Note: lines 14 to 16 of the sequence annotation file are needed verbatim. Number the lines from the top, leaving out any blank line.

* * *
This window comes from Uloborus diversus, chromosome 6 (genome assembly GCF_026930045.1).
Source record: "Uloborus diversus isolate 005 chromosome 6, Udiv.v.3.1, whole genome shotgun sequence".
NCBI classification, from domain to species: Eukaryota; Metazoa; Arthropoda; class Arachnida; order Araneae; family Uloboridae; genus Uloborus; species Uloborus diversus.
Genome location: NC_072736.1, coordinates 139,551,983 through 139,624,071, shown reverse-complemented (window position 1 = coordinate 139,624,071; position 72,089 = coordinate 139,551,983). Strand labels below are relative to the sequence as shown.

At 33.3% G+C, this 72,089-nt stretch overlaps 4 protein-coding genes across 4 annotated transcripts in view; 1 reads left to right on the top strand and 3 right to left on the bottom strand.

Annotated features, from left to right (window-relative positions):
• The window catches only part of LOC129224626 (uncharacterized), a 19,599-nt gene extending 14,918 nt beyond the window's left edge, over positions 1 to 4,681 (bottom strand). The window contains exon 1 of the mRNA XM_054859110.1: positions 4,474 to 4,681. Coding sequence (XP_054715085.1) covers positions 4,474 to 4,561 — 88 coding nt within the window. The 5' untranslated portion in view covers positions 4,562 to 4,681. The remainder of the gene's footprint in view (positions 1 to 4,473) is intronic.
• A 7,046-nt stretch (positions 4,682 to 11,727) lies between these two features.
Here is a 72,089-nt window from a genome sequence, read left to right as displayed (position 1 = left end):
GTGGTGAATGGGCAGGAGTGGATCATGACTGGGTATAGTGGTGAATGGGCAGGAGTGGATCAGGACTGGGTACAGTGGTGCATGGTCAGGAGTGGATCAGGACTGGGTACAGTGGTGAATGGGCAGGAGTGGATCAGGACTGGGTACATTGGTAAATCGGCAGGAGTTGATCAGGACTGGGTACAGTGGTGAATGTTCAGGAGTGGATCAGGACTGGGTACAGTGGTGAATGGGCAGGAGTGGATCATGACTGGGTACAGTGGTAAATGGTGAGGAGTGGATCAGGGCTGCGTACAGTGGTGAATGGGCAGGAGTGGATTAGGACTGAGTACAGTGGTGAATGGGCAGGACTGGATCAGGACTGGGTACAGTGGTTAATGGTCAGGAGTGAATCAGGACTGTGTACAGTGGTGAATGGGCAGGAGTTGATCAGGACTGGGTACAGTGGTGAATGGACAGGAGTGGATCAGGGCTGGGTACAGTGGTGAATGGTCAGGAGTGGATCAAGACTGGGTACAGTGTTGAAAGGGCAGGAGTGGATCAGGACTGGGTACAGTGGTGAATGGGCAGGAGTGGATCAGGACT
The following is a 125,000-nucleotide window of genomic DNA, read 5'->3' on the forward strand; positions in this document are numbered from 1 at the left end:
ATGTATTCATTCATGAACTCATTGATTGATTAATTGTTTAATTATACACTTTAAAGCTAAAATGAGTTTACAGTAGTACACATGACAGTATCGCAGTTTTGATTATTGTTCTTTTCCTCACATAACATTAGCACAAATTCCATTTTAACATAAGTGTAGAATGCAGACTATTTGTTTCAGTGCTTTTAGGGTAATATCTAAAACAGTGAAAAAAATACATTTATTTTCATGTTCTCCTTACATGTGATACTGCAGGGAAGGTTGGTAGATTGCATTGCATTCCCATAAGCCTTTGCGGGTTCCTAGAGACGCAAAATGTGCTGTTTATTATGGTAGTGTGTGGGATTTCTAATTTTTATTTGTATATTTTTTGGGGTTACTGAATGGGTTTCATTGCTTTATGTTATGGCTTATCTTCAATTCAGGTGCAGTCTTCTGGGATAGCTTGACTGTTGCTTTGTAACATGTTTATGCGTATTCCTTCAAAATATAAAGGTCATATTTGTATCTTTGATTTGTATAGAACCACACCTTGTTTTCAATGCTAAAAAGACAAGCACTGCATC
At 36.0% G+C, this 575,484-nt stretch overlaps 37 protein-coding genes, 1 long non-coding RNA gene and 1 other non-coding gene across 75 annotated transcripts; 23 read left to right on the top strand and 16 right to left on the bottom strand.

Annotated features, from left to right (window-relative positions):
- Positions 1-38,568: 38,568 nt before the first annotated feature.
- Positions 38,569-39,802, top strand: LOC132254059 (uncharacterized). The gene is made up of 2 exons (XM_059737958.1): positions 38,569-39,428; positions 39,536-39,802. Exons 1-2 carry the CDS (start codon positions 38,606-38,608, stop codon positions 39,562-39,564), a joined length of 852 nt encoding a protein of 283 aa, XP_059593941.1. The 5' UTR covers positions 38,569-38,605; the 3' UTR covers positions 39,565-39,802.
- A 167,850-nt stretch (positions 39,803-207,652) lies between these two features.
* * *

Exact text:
Annotated features, from left to right (window-relative positions):
- Positions 1-38,568: 38,568 nt before the first annotated feature.
- Positions 38,569-39,802, top strand: LOC132254059 (uncharacterized). The gene is made up of 2 exons (XM_059737958.1): positions 38,569-39,428; positions 39,536-39,802. Exons 1-2 carry the CDS (start codon positions 38,606-38,608, stop codon positions 39,562-39,564), a joined length of 852 nt encoding a protein of 283 aa, XP_059593941.1. The 5' UTR covers positions 38,569-38,605; the 3' UTR covers positions 39,565-39,802.